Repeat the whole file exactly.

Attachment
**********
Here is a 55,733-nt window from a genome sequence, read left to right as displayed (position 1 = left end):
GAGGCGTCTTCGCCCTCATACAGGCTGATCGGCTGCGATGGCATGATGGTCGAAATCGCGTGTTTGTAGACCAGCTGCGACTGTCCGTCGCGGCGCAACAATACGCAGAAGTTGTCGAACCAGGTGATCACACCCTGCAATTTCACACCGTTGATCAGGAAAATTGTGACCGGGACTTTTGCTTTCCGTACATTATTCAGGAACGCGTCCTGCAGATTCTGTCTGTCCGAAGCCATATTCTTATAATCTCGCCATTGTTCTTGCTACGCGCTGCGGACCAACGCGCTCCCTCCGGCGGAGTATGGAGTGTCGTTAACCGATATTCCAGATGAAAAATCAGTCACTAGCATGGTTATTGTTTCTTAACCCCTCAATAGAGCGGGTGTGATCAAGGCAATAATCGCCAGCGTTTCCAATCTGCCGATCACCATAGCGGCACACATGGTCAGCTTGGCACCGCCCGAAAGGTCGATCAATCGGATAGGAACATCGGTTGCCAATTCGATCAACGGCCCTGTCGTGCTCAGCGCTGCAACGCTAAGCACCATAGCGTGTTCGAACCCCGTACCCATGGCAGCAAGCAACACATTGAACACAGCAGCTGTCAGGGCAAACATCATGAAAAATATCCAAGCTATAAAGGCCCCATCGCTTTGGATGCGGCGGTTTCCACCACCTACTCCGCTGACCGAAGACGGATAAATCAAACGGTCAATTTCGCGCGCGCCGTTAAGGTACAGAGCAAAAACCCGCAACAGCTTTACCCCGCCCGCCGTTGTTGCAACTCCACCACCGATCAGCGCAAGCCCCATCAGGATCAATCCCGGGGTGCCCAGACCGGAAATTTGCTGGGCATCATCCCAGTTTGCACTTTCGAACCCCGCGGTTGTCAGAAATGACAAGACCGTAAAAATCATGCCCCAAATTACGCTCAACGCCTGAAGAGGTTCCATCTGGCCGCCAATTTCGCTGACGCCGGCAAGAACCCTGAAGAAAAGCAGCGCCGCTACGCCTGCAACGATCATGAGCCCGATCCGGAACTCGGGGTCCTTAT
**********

Here is a 55,733-nt window from a genome sequence, read left to right as displayed (position 1 = left end):
GAGGCGTCTTCGCCCTCATACAGGCTGATCGGCTGCGATGGCATGATGGTCGAAATCGCGTGTTTGTAGACCAGCTGCGACTGTCCGTCGCGGCGCAACAATACGCAGAAGTTGTCGAACCAGGTGATCACACCCTGCAATTTCACACCGTTGATCAGGAAAATTGTGACCGGGACTTTTGCTTTCCGTACATTATTCAGGAACGCGTCCTGCAGATTCTGTCTGTCCGAAGCCATATTCTTATAATCTCGCCATTGTTCTTGCTACGCGCTGCGGACCAACGCGCTCCCTCCGGCGGAGTATGGAGTGTCGTTAACCGATATTCCAGATGAAAAATCAGTCACTAGCATGGTTATTGTTTCTTAACCCCTCAATAGAGCGGGTGTGATCAAGGCAATAATCGCCAGCGTTTCCAATCTGCCGATCACCATAGCGGCACACATGGTCAGCTTGGCACCGCCCGAAAGGTCGATCAATCGGATAGGAACATCGGTTGCCAATTCGATCAACGGCCCTGTCGTGCTCAGCGCTGCAACGCTAAGCACCATAGCGTGTTCGAACCCCGTACCCATGGCAGCAAGCAACACATTGAACACAGCAGCTGTCAGGGCAAACATCATGAAAAATATCCAAGCTATAAAGGCCCCATCGCTTTGGATGCGGCGGTTTCCACCACCTACTCCGCTGACCGAAGACGGATAAATCAAACGGTCAATTTCGCGCGCGCCGTTAAGGTACAGAGCAAAAACCCGCAACAGCTTTACCCCGCCCGCCGTTGTTGCAACTCCACCACCGATCAGCGCAAGCCCCATCAGGATCAATCCCGGGGTGCCCAGACCGGAAATTTGCTGGGCATCATCCCAGTTTGCACTTTCGAACCCCGCGGTTGTCAGAAATGACAAGACCGTAAAAATCATGCCCCAAATTACGCTCAACGCCTGAAGAGGTTCCATCTGGCCGCCAATTTCGCTGACGCCGGCAAGAACCCTGAAGAAAAGCAGCGCCGCTACGCCTGCAACGATCATGAGCCCGATCCGGAACTCGGGGTCCTTAT